Dallas Morning News: DART detective will return to work with help of fundraiser after crash that left him paralyzed
Published: 09 Aug 2017
Detective Justin Ellis was on patrol one evening last October near Fair Park while the State Fair of Texas was in full swing.
Ellis, who was an officer at the time, was driving down Scyene Road on his motorcycle when he was hit by a red-light runner. After being launched from the bike, he hit the vehicle's windshield, rolled across the top of it and landed on the ground.
"When I was lying there, I noticed my left leg at my hips was up, and my right leg was down," Ellis said. "I thought, 'Let me get up, get out of the road.' I went to move, and I couldn't move my body."
His pelvis broke in half, and he also suffered a broken foot and several broken toes. With the pelvic fracture came severe blood loss and internal bleeding — so much so that Ellis went into a coma for more than a month.
"The doctors said I shouldn't have even made it on the ambulance," he said. "Then it was, 'You shouldn't have lived 24 hours.'"
Now, almost a year later, Ellis is nearly ready to rejoin his fellow officers — he'll be back with the force in September. He's still paralyzed, and he says it will take more time for nerves in his legs to regrow.
But with the help of a wheelchair-accessible vehicle, Ellis will soon regain some of the freedoms he lost with the crash.
Ellis gets around with a rental van, courtesy of the Assist the Officer Foundation, after his worker's compensation ruled that a van wasn't a "necessity" and stopped paying for it.
All Ellis needs now is the customized Toyota Camry waiting for him at the Toyota of Rockwall dealership. This weekend and next, the dealership is donating 97.1 percent of service proceeds to the car, in partnership with "The Eagle" KEGL-FM (97.1).
Ellis, who lives in Rockwall, said that for Toyota of Rockwall to step up "is amazing."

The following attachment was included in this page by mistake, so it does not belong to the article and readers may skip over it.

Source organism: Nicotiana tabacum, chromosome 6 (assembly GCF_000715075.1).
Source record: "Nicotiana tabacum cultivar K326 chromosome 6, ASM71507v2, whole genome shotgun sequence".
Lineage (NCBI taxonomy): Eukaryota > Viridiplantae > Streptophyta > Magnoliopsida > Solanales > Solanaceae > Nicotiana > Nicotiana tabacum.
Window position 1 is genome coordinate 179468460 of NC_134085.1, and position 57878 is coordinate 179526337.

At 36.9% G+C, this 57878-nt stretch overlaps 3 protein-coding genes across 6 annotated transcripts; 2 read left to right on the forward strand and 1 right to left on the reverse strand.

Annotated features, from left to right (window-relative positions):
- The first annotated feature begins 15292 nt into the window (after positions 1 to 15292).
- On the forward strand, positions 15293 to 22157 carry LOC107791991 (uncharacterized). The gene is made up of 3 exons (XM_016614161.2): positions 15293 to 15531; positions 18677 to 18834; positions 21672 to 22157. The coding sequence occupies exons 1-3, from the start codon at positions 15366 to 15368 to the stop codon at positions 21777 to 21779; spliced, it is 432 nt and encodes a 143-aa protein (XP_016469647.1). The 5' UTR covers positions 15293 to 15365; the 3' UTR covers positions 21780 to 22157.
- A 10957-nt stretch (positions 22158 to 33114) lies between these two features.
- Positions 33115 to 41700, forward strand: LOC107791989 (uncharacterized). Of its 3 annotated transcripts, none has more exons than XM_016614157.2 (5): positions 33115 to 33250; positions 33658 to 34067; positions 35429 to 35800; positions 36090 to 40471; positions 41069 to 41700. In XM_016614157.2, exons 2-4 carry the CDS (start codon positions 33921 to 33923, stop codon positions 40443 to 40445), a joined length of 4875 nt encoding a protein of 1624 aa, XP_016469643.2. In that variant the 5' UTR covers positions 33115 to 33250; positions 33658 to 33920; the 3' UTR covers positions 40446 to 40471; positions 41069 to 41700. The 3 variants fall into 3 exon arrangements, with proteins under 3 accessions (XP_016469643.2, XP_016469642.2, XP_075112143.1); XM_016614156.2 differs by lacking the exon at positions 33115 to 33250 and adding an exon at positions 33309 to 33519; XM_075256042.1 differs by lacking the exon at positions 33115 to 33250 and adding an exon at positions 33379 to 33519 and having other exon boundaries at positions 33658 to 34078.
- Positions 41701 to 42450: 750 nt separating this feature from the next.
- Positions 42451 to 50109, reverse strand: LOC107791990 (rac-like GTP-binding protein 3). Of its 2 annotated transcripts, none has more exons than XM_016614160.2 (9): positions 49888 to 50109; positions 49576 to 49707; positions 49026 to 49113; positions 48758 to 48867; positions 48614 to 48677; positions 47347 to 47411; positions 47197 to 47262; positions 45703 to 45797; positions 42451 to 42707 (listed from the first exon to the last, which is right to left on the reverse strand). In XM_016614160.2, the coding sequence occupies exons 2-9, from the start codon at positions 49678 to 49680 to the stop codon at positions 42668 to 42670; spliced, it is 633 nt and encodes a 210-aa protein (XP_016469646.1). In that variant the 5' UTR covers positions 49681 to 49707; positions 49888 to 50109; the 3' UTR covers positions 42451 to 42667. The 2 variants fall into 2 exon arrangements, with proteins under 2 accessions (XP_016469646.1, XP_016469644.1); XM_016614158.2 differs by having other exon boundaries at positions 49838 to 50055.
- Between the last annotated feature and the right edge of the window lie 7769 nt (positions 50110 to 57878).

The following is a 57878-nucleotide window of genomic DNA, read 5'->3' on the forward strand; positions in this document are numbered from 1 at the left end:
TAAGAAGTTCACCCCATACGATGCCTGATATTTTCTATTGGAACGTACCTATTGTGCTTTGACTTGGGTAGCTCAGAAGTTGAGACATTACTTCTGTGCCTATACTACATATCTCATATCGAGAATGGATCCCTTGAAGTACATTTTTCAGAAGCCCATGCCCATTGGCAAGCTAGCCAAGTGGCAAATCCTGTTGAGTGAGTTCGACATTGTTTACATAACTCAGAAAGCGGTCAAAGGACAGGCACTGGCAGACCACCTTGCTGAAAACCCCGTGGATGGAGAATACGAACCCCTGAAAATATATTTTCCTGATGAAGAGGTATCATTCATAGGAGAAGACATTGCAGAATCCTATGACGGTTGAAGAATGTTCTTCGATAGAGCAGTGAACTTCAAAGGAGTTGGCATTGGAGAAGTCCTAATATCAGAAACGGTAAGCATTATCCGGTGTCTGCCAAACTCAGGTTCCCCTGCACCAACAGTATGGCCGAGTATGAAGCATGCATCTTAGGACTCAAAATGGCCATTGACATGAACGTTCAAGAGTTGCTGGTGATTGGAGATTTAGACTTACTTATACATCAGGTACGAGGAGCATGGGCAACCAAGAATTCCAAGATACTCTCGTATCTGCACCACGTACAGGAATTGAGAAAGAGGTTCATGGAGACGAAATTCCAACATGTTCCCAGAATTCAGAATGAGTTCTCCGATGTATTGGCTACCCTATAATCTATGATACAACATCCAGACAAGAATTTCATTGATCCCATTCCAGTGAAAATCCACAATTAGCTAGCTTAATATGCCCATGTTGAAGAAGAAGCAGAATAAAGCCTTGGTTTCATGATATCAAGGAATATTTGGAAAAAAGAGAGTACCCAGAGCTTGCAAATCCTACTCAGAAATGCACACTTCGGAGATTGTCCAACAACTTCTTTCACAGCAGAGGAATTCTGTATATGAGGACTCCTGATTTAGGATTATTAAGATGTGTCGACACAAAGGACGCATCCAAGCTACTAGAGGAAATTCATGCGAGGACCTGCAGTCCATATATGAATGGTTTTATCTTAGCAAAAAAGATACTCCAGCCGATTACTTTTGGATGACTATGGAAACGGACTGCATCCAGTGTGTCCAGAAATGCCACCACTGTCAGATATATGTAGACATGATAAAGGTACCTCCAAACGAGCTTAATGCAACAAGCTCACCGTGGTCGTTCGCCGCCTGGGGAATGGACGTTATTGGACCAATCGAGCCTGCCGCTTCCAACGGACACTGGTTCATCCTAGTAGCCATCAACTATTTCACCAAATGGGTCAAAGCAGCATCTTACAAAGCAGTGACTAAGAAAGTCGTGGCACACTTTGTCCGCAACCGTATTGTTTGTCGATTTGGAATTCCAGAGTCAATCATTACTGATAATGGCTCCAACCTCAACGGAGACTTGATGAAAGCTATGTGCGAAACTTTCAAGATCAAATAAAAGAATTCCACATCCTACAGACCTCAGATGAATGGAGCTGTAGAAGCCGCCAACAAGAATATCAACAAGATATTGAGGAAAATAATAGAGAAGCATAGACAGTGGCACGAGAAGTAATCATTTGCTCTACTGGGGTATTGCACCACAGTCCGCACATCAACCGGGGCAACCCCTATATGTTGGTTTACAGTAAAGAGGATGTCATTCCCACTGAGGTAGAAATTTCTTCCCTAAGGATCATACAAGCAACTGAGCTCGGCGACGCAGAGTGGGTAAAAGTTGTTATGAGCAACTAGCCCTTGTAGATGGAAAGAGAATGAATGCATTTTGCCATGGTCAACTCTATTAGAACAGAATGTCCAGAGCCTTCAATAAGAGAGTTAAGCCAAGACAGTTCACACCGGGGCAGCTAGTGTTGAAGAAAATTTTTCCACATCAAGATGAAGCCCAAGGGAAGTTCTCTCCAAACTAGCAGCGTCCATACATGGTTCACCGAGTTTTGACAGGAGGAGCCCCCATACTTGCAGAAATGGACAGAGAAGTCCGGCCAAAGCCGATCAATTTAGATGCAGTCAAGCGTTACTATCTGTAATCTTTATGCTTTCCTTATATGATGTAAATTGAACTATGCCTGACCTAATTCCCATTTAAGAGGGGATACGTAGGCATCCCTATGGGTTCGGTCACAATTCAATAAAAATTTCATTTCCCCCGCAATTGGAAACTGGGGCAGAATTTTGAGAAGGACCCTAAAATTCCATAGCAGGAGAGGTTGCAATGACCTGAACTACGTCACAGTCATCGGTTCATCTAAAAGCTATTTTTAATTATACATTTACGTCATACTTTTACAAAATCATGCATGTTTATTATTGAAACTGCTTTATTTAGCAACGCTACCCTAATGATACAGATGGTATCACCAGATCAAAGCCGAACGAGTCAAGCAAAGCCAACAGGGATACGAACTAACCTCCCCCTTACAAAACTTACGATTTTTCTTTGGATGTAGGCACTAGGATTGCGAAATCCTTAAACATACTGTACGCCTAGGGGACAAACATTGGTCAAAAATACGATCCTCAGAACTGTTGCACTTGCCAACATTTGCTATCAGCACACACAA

Barbecue, Boots & Badges, a foundation created by Maurine Dickey of Dickey's Barbecue Pit, is also joining the effort. Dickey said the fundraiser has already collected about half of the money needed to buy the car, which Toyota of Rockwall is providing at a discounted cost.
Local Dickey's restaurants have already held eight fundraisers, with plans to host 12 more, she said.
"For me, this is all about getting back into the community," Ellis said. "This is about creating a bit more normalcy."
Ellis won't be returning on patrol just yet, but he's looking forward to the simple things, like driving to the grocery store by himself.
"Before the crash I was pretty independent," he said. "Now, not being able to do things like drive myself makes me feel kind of like a burden, even though the guys [who drive me] wouldn't say that."
After his crash, Ellis saw an outpouring of support from other police in the area.
The Texas Municipal Police Association remodeled his home, adding wheelchair-accessible doorways and a new shower. Mesquite officers built wheelchair ramps in the front and back of his house, redoing his deck. Farmers Branch, Rockwall and Carrollton police sponsored his children, Charles and Miranda, as Christmas angels.
"It's amazing how we've all come together," Ellis said, especially after the ambush downtown last July that left four Dallas police officers and one DART officer dead.
"When it's one of your own you'll do more, even when there's no hope," he said.
Ellis said that after the crash, officers closed off traffic on the entire route to the hospital for the ambulance.
Months later, he met the lieutenant and a medic that responded to his crash. "That was the biggest therapy for me," he said.
His partner, Detective Joe Stinson, even spent Thanksgiving with him in the hospital.
Ellis hopes to regain full use of his legs, but it's a long road — and he thinks that his new car will help him get there.
To donate, visit Toyota of Rockwall or a local Dickey's Barbecue Pit, or go to givebbb.org.